Then again, I can also understand why a tourist might not want to ride in the rain--especially if he or she is accustomed to more sunshine at home.  If you're used to, say, Florida, and you're only going to be in Seattle for a few days, you might decide to simply wait until you get home to start riding again.

While the causes of the Seattle share program's failures might be debatable, Lei Houyi knows exactly why his bike-share company is closing shop.

These bikes belong to Oko, one of the apps-based Chinese ride-sharing systems.

In contrast with its western counterparts, many Chinese bike-share programs can best be described as "Uber for bikes":  Riders can pick up, or leave, bikes on the streets, without having to look for a port or dock.  Wukong Bikes, based in Chongqin, also followed this model.  But they didn't follow a practice common to other Chinese share companies:  It didn't install GPS devices on their bikes.

The result was all too predictable:  Most of Wukong's 1200 bikes were lost or stolen.  By the time the company realized it needed tracking devices, Houyi said, it was too late:  The bikes were gone and the money had run out.

But, he says, even before his bikes started to disappear, the company was struggling because the bikes were of inferior quality to, and more easily damaged than, those of Ofo and Mobike, the leading Chinese bike-share companies.  The services of those companies are completely app-based.  So, while bikes left in remote locations can still be difficult for customers to locate, they are rarely lost, and when they are damaged, they can be fixed relatively quickly.

So, while I think bike share programs will continue to grow in popularity, they are not "sure-fire bets", even in the most seemingly "bike-friendly" environments, unless technological as well as cultural and legal factors are considered.

22 June 2017

Into The Hole--On A Sugar Rush And Killer Bread!

After the torrential downpours (I could barely see past my window!) on Monday, we've had two days of glorious, sunny weather.  It was warm, but not overly humid, with little wind--except in one part of today's ride:

I saw this same puddle/pond/wetland back in February:

Now, it wasn't my destination.  I just hopped on Tosca, my Mercian fixed-gear, and zigzagged through some side streets between my apartment and Howard Beach.  One of them dead-ended on top of a hill or mound, from which I had a view of the turbid body of water:

It looks to be the same size, shape and depth I saw four months ago.  A group of people--I assumed them to be a family because they were a man, a woman and two young children--were breaking up some concrete and dirt in front of a battered house.  They surprised me with their "hello's"; soon after, a man driving an old BMW eyed me suspiciously.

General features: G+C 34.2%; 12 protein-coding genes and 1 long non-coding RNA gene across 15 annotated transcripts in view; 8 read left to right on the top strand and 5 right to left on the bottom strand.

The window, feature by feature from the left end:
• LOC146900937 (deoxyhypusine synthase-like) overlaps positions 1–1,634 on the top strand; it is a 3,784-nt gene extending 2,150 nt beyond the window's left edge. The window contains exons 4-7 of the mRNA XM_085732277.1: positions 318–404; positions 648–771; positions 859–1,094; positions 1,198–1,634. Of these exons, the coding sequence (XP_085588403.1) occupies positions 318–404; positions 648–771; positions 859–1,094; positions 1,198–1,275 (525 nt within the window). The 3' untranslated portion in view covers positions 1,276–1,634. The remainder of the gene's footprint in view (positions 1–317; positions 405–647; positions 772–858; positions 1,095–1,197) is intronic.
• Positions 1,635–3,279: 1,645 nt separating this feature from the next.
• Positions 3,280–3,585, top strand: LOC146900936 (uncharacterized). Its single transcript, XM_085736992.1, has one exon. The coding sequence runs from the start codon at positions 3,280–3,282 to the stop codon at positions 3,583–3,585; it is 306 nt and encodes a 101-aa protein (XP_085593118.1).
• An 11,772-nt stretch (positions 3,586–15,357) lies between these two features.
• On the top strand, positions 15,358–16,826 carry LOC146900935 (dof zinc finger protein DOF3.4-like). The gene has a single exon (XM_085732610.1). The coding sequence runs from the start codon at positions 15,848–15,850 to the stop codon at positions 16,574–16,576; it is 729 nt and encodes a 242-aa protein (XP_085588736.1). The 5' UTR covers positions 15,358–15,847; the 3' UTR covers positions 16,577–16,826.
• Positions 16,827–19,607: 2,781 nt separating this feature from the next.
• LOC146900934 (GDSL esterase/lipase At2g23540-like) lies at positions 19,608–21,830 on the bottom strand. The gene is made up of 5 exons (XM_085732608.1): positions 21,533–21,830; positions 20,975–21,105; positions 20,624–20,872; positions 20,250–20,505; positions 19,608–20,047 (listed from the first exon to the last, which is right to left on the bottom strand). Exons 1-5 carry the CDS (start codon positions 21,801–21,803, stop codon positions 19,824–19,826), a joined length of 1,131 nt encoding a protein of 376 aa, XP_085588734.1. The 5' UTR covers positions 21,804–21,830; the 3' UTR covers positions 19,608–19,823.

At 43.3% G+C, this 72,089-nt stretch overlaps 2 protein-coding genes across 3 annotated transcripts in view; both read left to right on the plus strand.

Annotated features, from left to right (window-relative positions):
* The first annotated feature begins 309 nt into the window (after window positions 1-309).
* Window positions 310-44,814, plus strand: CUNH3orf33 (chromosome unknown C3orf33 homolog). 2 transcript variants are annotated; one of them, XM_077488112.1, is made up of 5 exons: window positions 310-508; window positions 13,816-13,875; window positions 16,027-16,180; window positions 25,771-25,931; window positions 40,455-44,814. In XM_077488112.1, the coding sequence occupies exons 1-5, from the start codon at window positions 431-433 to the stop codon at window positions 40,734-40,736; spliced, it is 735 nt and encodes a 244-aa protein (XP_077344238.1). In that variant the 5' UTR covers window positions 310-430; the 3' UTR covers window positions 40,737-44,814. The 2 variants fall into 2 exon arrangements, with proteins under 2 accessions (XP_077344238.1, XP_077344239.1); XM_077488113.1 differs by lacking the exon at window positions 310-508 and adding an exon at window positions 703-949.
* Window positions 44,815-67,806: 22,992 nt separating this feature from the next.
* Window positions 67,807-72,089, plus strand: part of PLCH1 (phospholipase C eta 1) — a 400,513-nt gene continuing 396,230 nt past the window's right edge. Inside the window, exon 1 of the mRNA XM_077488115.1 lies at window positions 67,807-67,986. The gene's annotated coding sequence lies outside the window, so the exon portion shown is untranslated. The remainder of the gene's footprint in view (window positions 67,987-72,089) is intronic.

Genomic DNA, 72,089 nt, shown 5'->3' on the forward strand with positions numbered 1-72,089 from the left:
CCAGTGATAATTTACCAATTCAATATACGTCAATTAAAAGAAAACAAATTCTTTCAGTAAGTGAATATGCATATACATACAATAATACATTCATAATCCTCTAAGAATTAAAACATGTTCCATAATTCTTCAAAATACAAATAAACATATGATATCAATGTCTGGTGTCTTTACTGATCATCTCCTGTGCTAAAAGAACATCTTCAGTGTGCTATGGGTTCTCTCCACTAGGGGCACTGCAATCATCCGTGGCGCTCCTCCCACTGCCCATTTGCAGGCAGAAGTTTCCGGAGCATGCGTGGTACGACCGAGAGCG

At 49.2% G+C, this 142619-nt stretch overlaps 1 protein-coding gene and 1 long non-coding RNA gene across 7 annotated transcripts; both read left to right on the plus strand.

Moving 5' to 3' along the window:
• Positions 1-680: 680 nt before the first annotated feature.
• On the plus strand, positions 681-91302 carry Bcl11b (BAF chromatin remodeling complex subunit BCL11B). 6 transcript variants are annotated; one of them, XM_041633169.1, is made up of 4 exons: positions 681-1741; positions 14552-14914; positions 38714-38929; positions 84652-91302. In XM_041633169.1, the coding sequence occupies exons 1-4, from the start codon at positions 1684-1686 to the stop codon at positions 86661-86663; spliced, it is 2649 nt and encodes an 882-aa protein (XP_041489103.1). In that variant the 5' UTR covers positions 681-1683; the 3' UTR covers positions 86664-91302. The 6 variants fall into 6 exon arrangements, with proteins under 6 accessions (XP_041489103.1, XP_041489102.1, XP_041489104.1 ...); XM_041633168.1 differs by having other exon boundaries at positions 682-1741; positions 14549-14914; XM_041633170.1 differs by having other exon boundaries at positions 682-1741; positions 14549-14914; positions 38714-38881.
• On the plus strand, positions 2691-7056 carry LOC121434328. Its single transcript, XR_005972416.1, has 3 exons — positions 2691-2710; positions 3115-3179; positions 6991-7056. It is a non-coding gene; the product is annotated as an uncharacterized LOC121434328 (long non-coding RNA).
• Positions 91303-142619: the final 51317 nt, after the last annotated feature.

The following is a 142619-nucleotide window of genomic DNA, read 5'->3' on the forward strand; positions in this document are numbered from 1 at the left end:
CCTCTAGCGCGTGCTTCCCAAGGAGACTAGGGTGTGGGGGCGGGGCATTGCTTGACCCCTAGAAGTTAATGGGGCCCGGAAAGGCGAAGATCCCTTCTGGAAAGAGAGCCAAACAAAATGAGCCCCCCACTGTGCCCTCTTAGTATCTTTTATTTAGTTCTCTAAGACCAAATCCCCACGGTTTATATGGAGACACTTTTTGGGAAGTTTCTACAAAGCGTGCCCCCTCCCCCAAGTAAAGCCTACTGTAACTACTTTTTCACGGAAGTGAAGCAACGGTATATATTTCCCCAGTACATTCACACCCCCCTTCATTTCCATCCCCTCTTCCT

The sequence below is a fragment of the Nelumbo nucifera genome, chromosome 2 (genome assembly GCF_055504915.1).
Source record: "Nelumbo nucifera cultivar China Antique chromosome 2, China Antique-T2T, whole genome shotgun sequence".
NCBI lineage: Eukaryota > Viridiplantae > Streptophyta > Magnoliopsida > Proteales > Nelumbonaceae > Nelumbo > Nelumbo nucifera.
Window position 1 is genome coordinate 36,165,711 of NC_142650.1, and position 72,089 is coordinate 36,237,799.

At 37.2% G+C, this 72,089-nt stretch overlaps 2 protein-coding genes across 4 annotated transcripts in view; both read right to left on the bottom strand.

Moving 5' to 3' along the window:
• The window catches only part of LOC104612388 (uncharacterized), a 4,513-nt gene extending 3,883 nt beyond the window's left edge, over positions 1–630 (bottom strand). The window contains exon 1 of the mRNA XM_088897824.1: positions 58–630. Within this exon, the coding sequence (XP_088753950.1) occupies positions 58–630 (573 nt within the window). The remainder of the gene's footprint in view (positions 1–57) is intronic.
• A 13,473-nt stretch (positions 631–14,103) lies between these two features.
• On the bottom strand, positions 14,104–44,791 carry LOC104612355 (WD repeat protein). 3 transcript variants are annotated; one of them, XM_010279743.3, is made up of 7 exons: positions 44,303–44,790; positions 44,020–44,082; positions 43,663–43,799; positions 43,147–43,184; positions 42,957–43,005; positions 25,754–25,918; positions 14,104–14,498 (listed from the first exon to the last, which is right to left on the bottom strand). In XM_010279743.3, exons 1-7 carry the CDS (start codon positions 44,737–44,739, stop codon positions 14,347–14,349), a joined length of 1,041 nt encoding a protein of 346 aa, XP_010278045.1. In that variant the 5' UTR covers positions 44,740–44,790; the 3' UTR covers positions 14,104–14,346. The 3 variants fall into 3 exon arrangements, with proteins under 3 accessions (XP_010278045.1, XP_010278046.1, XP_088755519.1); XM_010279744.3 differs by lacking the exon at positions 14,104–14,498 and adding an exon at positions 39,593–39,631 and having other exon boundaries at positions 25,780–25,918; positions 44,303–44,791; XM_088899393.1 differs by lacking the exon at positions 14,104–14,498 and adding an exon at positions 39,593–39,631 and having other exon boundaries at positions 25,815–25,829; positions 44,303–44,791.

But another man, seemed to study me from the trailer colony across the pond, decided (correctly) that I'm not any sort of official and gave me a smile.

The last time I saw this place, I could've sworn a wind blew that I didn't feel before I arrived or after I left.  Today, I had the same sensation.  In fact, I was even more sure of that wind, as it flickered my hair and braced against my bare arms and legs.  The last time I rode down that way, my arms and legs were covered.

Hmm...Could it be that The Hole has its own microclimate?

If what I saw in The Hole was an incongruity or a riddle, something else I saw along the way was a joke:

I looked for the driver of this truck.  I really wanted to ask whether Dave's Killer Organic Bread--which I had never heard of until I saw that truck--was actually being delivered in the same vehicle as Tastykakes.

Perhaps one day I'll try Dave's Killer Bread and, if I survive the experience, tell you about it!  It's organic, so I suppose I'll live through it.  On the other hand, KandyKakes--especially a version they made with chocolate cake and peanut butter--was one of my favorite sugar rushes when I was a little kid.  I liked those butterscotch crimpets, too. 

 Later, when I was riding with a bunch of guys who pedaled hard and treated themselves with, um, non-prescription painkillers, I became an aficionado of Tastykake fruit pies.  I loved their cherry and blueberry pies; I probably would like them today, too, as those are my favorite pies (along with strawberry rhubarb--but, as far as I know, Tastykake has never made that!).  But my favorite--again, for its sugar rush, was their Glazed French Apple.

Of course, Tastykake Glazed French Apple pie is about as French as that bottled bright orange salad dressing sold in big-box stores.  The French aren't shy about sweet flavors, but I don't think they could come up with a sugarbomb like Tastykake Glazed French Apple Pie even if they wanted to.

Although I haven't eaten it in years, I'm still getting a sugar rush from thinking about it.  The apple filling, sugary to begin with, was further sweetened by raisins and I-don't-know-what-else.  And it was topped by a thick strip of that white icing that makes Twinkie fillings seem like grapefruit.

It looks like Tastykake's current French Apple Pie isn't glazed.  Still, I'm sure it would provide quite the sugar rush--maybe almost as intense as a glazed Brown Sugar Cinnamon Pop Tart!

Maybe those Pop Tarts are delivered in the same trucks as Laughing Giraffe Cherry Ginger Granola. (With a name like that, I simply must try it!)

21 June 2017

They Weren't Planning To Have A Funeral For Him

When you raise a kid, you don't plan on having a funeral for him when he's 20.